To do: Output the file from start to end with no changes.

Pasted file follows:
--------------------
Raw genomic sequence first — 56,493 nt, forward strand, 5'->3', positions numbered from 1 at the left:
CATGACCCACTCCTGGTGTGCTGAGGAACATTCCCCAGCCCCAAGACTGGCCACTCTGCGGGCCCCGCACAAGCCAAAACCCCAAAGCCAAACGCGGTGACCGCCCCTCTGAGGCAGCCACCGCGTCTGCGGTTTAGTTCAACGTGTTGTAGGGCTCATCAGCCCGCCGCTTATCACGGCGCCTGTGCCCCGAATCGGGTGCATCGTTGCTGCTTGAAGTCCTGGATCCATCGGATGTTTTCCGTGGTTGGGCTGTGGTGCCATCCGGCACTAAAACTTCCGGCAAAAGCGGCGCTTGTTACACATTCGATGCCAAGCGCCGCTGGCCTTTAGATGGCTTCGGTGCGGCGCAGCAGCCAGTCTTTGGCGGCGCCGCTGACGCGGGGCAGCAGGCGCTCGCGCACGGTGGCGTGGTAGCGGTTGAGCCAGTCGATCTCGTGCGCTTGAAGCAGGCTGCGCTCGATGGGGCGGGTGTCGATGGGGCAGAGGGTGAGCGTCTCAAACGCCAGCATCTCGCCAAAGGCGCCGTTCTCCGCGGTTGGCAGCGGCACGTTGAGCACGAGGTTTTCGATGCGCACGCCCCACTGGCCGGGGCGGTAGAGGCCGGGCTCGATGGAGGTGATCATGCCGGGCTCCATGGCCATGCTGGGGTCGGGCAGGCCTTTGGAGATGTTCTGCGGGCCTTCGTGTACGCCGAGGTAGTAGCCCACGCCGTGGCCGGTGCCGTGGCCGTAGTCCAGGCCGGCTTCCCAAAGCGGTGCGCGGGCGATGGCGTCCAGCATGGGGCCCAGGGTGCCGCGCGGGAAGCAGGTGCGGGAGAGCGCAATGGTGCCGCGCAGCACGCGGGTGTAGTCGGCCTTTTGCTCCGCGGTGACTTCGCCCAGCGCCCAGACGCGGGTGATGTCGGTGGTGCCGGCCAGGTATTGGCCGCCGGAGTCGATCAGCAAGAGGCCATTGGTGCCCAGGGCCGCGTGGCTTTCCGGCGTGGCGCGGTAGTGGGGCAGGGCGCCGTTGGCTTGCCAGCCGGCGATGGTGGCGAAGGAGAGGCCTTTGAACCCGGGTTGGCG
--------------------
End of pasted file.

Raw genomic sequence first — 56,493 nt, forward strand, 5'->3', positions numbered from 1 at the left:
CATGACCCACTCCTGGTGTGCTGAGGAACATTCCCCAGCCCCAAGACTGGCCACTCTGCGGGCCCCGCACAAGCCAAAACCCCAAAGCCAAACGCGGTGACCGCCCCTCTGAGGCAGCCACCGCGTCTGCGGTTTAGTTCAACGTGTTGTAGGGCTCATCAGCCCGCCGCTTATCACGGCGCCTGTGCCCCGAATCGGGTGCATCGTTGCTGCTTGAAGTCCTGGATCCATCGGATGTTTTCCGTGGTTGGGCTGTGGTGCCATCCGGCACTAAAACTTCCGGCAAAAGCGGCGCTTGTTACACATTCGATGCCAAGCGCCGCTGGCCTTTAGATGGCTTCGGTGCGGCGCAGCAGCCAGTCTTTGGCGGCGCCGCTGACGCGGGGCAGCAGGCGCTCGCGCACGGTGGCGTGGTAGCGGTTGAGCCAGTCGATCTCGTGCGCTTGAAGCAGGCTGCGCTCGATGGGGCGGGTGTCGATGGGGCAGAGGGTGAGCGTCTCAAACGCCAGCATCTCGCCAAAGGCGCCGTTCTCCGCGGTTGGCAGCGGCACGTTGAGCACGAGGTTTTCGATGCGCACGCCCCACTGGCCGGGGCGGTAGAGGCCGGGCTCGATGGAGGTGATCATGCCGGGCTCCATGGCCATGCTGGGGTCGGGCAGGCCTTTGGAGATGTTCTGCGGGCCTTCGTGTACGCCGAGGTAGTAGCCCACGCCGTGGCCGGTGCCGTGGCCGTAGTCCAGGCCGGCTTCCCAAAGCGGTGCGCGGGCGATGGCGTCCAGCATGGGGCCCAGGGTGCCGCGCGGGAAGCAGGTGCGGGAGAGCGCAATGGTGCCGCGCAGCACGCGGGTGTAGTCGGCCTTTTGCTCCGCGGTGACTTCGCCCAGCGCCCAGACGCGGGTGATGTCGGTGGTGCCGGCCAGGTATTGGCCGCCGGAGTCGATCAGCAAGAGGCCATTGGTGCCCAGGGCCGCGTGGCTTTCCGGCGTGGCGCGGTAGTGGGGCAGGGCGCCGTTGGCTTGCCAGCCGGCGATGGTGGCGAAGGAGAGGCCTTTGAACCCGGGTTGGCG